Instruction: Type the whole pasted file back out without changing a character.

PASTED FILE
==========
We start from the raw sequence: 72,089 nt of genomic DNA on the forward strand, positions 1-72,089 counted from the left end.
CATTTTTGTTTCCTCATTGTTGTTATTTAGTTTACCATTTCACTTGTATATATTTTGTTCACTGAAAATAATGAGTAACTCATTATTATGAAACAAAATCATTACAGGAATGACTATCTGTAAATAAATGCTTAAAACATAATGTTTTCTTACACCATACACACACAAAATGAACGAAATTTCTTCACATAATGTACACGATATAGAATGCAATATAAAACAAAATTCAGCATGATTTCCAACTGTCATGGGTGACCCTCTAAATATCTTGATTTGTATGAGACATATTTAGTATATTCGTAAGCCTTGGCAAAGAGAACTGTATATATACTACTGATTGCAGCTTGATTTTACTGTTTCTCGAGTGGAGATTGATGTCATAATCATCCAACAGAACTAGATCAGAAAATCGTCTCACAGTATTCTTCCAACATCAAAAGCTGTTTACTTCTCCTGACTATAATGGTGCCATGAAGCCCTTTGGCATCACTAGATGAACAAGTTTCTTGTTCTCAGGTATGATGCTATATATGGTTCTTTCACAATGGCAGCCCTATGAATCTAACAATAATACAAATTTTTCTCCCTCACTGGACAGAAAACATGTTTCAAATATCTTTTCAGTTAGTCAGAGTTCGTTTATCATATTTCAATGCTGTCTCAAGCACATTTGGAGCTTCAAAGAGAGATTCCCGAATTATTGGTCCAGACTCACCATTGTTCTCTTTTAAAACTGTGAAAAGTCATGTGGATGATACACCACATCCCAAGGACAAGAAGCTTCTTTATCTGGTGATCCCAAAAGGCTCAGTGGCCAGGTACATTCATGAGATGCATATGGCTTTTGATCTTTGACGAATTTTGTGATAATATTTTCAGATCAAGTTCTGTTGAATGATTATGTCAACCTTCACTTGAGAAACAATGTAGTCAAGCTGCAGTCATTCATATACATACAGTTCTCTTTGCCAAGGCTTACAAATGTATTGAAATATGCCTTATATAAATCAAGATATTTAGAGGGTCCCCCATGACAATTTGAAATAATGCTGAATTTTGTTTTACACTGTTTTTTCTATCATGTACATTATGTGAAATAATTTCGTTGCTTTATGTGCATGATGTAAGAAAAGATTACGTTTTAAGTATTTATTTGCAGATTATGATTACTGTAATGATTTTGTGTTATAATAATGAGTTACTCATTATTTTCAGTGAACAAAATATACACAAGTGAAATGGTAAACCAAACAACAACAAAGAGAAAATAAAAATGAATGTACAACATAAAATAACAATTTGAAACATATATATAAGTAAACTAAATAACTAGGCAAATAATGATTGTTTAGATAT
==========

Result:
We start from the raw sequence: 72,089 nt of genomic DNA on the forward strand, positions 1-72,089 counted from the left end.
CATTTTTGTTTCCTCATTGTTGTTATTTAGTTTACCATTTCACTTGTATATATTTTGTTCACTGAAAATAATGAGTAACTCATTATTATGAAACAAAATCATTACAGGAATGACTATCTGTAAATAAATGCTTAAAACATAATGTTTTCTTACACCATACACACACAAAATGAACGAAATTTCTTCACATAATGTACACGATATAGAATGCAATATAAAACAAAATTCAGCATGATTTCCAACTGTCATGGGTGACCCTCTAAATATCTTGATTTGTATGAGACATATTTAGTATATTCGTAAGCCTTGGCAAAGAGAACTGTATATATACTACTGATTGCAGCTTGATTTTACTGTTTCTCGAGTGGAGATTGATGTCATAATCATCCAACAGAACTAGATCAGAAAATCGTCTCACAGTATTCTTCCAACATCAAAAGCTGTTTACTTCTCCTGACTATAATGGTGCCATGAAGCCCTTTGGCATCACTAGATGAACAAGTTTCTTGTTCTCAGGTATGATGCTATATATGGTTCTTTCACAATGGCAGCCCTATGAATCTAACAATAATACAAATTTTTCTCCCTCACTGGACAGAAAACATGTTTCAAATATCTTTTCAGTTAGTCAGAGTTCGTTTATCATATTTCAATGCTGTCTCAAGCACATTTGGAGCTTCAAAGAGAGATTCCCGAATTATTGGTCCAGACTCACCATTGTTCTCTTTTAAAACTGTGAAAAGTCATGTGGATGATACACCACATCCCAAGGACAAGAAGCTTCTTTATCTGGTGATCCCAAAAGGCTCAGTGGCCAGGTACATTCATGAGATGCATATGGCTTTTGATCTTTGACGAATTTTGTGATAATATTTTCAGATCAAGTTCTGTTGAATGATTATGTCAACCTTCACTTGAGAAACAATGTAGTCAAGCTGCAGTCATTCATATACATACAGTTCTCTTTGCCAAGGCTTACAAATGTATTGAAATATGCCTTATATAAATCAAGATATTTAGAGGGTCCCCCATGACAATTTGAAATAATGCTGAATTTTGTTTTACACTGTTTTTTCTATCATGTACATTATGTGAAATAATTTCGTTGCTTTATGTGCATGATGTAAGAAAAGATTACGTTTTAAGTATTTATTTGCAGATTATGATTACTGTAATGATTTTGTGTTATAATAATGAGTTACTCATTATTTTCAGTGAACAAAATATACACAAGTGAAATGGTAAACCAAACAACAACAAAGAGAAAATAAAAATGAATGTACAACATAAAATAACAATTTGAAACATATATATAAGTAAACTAAATAACTAGGCAAATAATGATTGTTTAGATAT